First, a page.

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opensnoop - Trace open() syscalls. Uses Linux eBPF/bcc.

opensnoop(8) System Manager's Manual opensnoop(8)

NAME

opensnoop - Trace open() syscalls. Uses Linux eBPF/bcc.

SYNOPSIS

opensnoop [-h] [-T] [-x] [-p PID] [-t TID] [-n name]

DESCRIPTION

opensnoop traces the open() syscall, showing which processes are attempting to open which files. This can be useful for determining the location of config and log files, or for troubleshooting applications that are failing, specially on startup.
 
This works by tracing the kernel sys_open() function using dynamic tracing, and will need updating to match any changes to this function.
 
This makes use of a Linux 4.5 feature (bpf_perf_event_output()); for kernels older than 4.5, see the version under tools/old, which uses an older mechanism.
 
Since this uses BPF, only the root user can use this tool.

REQUIREMENTS

CONFIG_BPF and bcc.

OPTIONS

-h
Print usage message.
-T
Include a timestamp column.
-x
Only print failed opens.
-p PID
Trace this process ID only (filtered in-kernel).
-t TID
Trace this thread ID only (filtered in-kernel).
-n name
Only print processes where its name partially matches 'name'

EXAMPLES

Trace all open() syscalls:
# opensnoop
Trace all open() syscalls, and include timestamps:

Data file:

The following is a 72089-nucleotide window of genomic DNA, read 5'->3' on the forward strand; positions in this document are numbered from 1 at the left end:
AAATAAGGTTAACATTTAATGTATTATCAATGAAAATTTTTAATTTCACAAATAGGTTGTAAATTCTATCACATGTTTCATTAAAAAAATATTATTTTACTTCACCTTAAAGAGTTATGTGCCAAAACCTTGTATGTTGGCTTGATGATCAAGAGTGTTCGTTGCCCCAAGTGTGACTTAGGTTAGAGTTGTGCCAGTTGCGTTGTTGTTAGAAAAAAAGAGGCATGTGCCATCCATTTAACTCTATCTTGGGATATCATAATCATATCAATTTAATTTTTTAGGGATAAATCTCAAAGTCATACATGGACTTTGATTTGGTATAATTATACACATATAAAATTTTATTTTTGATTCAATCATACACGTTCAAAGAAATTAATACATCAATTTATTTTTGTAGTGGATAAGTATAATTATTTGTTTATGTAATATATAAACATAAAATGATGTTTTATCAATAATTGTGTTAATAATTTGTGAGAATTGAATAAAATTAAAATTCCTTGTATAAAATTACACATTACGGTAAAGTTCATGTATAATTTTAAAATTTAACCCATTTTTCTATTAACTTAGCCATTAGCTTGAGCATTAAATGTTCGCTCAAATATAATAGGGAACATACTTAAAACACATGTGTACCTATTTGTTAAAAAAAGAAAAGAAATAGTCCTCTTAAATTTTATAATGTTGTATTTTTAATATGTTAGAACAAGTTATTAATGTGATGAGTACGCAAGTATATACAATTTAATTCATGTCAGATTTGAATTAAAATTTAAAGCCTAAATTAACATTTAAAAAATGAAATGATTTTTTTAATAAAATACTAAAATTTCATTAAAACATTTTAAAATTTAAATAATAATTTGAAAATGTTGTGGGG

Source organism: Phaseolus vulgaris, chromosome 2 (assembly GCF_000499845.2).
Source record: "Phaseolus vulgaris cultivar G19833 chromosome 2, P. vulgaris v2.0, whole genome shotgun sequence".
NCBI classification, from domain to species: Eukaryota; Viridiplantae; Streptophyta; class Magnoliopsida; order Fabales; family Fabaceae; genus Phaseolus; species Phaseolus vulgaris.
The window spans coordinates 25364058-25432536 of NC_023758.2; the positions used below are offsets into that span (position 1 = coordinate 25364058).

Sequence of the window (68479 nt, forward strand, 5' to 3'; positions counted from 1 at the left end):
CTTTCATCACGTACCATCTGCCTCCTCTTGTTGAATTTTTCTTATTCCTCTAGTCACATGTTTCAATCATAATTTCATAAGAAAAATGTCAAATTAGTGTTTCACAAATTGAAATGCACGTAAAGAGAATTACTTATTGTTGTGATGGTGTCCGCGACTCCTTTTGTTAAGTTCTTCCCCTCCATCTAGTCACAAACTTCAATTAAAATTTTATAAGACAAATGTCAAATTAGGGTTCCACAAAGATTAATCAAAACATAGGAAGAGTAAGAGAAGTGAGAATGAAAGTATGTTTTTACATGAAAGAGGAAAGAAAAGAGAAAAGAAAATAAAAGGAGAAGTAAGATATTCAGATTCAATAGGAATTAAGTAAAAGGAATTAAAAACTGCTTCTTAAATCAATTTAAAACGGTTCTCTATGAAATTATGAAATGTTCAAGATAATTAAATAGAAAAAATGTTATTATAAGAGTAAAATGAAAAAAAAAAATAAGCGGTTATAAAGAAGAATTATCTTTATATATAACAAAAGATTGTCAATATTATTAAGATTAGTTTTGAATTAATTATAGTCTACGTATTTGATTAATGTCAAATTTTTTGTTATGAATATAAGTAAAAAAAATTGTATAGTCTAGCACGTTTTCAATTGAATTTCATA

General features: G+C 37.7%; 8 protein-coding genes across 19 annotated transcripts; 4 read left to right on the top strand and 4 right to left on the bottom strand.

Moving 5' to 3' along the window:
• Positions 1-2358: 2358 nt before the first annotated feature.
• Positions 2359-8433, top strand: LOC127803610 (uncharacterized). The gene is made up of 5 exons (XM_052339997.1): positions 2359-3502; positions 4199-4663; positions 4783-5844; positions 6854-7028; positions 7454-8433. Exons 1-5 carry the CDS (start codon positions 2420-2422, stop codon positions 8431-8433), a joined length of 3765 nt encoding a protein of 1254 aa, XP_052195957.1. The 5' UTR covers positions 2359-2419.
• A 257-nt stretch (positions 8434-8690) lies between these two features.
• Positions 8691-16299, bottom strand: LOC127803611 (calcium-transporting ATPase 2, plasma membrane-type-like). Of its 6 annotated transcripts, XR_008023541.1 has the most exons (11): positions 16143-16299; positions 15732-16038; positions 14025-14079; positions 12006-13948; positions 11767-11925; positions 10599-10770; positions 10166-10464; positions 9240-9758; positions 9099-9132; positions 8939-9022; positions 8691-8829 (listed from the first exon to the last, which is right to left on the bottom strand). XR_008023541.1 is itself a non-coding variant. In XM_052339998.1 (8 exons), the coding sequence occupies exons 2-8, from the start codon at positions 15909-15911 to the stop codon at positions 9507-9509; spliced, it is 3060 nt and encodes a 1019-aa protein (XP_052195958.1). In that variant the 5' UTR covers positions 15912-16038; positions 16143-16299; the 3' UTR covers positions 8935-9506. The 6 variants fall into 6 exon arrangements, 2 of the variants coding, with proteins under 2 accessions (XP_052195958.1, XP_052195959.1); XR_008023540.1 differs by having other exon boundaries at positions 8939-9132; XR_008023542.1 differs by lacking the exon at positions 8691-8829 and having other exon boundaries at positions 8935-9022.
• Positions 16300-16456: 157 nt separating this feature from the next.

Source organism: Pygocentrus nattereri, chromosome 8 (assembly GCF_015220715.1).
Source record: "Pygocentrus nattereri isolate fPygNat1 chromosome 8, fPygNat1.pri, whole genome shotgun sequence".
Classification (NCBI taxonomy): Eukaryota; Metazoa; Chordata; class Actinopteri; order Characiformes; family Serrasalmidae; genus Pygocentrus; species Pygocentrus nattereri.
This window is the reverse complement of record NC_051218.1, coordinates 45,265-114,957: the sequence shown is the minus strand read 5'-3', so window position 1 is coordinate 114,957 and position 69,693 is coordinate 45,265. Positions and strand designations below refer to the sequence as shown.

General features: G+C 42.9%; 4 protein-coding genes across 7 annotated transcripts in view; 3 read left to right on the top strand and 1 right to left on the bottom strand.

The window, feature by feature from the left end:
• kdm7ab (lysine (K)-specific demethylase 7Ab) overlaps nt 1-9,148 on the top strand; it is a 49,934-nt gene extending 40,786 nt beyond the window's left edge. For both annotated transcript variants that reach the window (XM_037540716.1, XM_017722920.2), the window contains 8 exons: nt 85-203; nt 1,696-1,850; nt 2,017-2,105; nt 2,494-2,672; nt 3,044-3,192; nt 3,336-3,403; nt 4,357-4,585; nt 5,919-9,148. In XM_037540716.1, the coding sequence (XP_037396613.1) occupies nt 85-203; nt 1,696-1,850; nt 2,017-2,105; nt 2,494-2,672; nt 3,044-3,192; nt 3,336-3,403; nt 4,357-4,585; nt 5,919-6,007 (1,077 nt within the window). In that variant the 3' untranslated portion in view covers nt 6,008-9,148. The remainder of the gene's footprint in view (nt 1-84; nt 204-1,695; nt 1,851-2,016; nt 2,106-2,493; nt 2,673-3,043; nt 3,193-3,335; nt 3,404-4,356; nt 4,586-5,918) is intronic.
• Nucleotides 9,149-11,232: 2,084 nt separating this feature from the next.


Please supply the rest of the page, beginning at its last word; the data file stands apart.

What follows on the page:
# opensnoop -T
Trace only open() syscalls that failed:
# opensnoop -x
Trace PID 181 only:
# opensnoop -p 181
Trace all open() syscalls from processes where its name partially matches 'ed':
# opensnoop -n ed

FIELDS

TIME(s)
Time of the call, in seconds.
PID
Process ID
TID
Thread ID
COMM
Process name
FD
File descriptor (if success), or -1 (if failed)
ERR
Error number (see the system's errno.h)
PATH
Open path

OVERHEAD

This traces the kernel open function and prints output for each event. As the rate of this is generally expected to be low (< 1000/s), the overhead is also expected to be negligible. If you have an application that is calling a high rate of open()s, then test and understand overhead before use.

SOURCE

This is from bcc.
https://github.com/iovisor/bcc
Also look in the bcc distribution for a companion _examples.txt file containing example usage, output, and commentary for this tool.

OS

Linux

STABILITY

Unstable - in development.

AUTHOR

Brendan Gregg

SEE ALSO

funccount(1)
2015-08-18 USER COMMANDS